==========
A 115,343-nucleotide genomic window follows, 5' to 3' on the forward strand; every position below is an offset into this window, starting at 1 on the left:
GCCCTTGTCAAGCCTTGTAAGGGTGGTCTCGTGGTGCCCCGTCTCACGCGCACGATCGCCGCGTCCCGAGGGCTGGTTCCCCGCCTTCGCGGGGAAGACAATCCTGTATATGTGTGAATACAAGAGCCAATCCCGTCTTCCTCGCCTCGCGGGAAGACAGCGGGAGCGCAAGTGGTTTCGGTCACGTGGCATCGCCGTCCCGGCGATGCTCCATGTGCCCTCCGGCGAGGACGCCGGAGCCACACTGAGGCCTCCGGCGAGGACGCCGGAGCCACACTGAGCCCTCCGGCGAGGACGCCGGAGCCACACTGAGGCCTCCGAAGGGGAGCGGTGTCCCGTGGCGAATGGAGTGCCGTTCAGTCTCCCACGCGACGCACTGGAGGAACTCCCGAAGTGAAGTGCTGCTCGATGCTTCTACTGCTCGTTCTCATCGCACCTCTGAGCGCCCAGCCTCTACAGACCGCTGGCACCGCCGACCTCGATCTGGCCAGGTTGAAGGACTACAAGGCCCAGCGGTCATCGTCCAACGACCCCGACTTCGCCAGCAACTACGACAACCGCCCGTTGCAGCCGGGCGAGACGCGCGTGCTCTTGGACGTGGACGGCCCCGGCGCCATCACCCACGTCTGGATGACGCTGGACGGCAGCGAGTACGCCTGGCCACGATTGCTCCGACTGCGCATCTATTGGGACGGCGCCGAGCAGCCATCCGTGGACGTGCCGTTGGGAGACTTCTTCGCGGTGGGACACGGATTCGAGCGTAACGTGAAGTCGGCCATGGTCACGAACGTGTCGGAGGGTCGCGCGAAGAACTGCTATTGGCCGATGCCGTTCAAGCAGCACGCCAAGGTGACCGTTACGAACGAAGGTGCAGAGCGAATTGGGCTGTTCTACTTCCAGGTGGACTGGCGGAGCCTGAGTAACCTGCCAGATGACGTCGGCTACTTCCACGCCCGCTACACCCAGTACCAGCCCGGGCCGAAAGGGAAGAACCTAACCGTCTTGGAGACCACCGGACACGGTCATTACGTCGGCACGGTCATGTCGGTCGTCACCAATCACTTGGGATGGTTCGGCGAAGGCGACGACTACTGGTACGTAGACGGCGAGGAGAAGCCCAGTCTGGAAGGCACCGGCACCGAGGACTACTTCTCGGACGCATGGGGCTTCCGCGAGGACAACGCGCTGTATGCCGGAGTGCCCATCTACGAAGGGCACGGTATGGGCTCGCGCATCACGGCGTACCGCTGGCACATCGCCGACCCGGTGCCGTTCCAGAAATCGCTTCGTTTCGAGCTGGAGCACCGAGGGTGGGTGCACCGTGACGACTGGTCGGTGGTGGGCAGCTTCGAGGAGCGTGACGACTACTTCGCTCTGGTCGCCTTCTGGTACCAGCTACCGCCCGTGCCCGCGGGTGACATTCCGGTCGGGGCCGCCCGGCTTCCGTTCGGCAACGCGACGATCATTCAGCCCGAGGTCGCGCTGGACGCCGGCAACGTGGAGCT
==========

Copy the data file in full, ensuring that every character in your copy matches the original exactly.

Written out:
A 115,343-nucleotide genomic window follows, 5' to 3' on the forward strand; every position below is an offset into this window, starting at 1 on the left:
GCCCTTGTCAAGCCTTGTAAGGGTGGTCTCGTGGTGCCCCGTCTCACGCGCACGATCGCCGCGTCCCGAGGGCTGGTTCCCCGCCTTCGCGGGGAAGACAATCCTGTATATGTGTGAATACAAGAGCCAATCCCGTCTTCCTCGCCTCGCGGGAAGACAGCGGGAGCGCAAGTGGTTTCGGTCACGTGGCATCGCCGTCCCGGCGATGCTCCATGTGCCCTCCGGCGAGGACGCCGGAGCCACACTGAGGCCTCCGGCGAGGACGCCGGAGCCACACTGAGCCCTCCGGCGAGGACGCCGGAGCCACACTGAGGCCTCCGAAGGGGAGCGGTGTCCCGTGGCGAATGGAGTGCCGTTCAGTCTCCCACGCGACGCACTGGAGGAACTCCCGAAGTGAAGTGCTGCTCGATGCTTCTACTGCTCGTTCTCATCGCACCTCTGAGCGCCCAGCCTCTACAGACCGCTGGCACCGCCGACCTCGATCTGGCCAGGTTGAAGGACTACAAGGCCCAGCGGTCATCGTCCAACGACCCCGACTTCGCCAGCAACTACGACAACCGCCCGTTGCAGCCGGGCGAGACGCGCGTGCTCTTGGACGTGGACGGCCCCGGCGCCATCACCCACGTCTGGATGACGCTGGACGGCAGCGAGTACGCCTGGCCACGATTGCTCCGACTGCGCATCTATTGGGACGGCGCCGAGCAGCCATCCGTGGACGTGCCGTTGGGAGACTTCTTCGCGGTGGGACACGGATTCGAGCGTAACGTGAAGTCGGCCATGGTCACGAACGTGTCGGAGGGTCGCGCGAAGAACTGCTATTGGCCGATGCCGTTCAAGCAGCACGCCAAGGTGACCGTTACGAACGAAGGTGCAGAGCGAATTGGGCTGTTCTACTTCCAGGTGGACTGGCGGAGCCTGAGTAACCTGCCAGATGACGTCGGCTACTTCCACGCCCGCTACACCCAGTACCAGCCCGGGCCGAAAGGGAAGAACCTAACCGTCTTGGAGACCACCGGACACGGTCATTACGTCGGCACGGTCATGTCGGTCGTCACCAATCACTTGGGATGGTTCGGCGAAGGCGACGACTACTGGTACGTAGACGGCGAGGAGAAGCCCAGTCTGGAAGGCACCGGCACCGAGGACTACTTCTCGGACGCATGGGGCTTCCGCGAGGACAACGCGCTGTATGCCGGAGTGCCCATCTACGAAGGGCACGGTATGGGCTCGCGCATCACGGCGTACCGCTGGCACATCGCCGACCCGGTGCCGTTCCAGAAATCGCTTCGTTTCGAGCTGGAGCACCGAGGGTGGGTGCACCGTGACGACTGGTCGGTGGTGGGCAGCTTCGAGGAGCGTGACGACTACTTCGCTCTGGTCGCCTTCTGGTACCAGCTACCGCCCGTGCCCGCGGGTGACATTCCGGTCGGGGCCGCCCGGCTTCCGTTCGGCAACGCGACGATCATTCAGCCCGAGGTCGCGCTGGACGCCGGCAACGTGGAGCT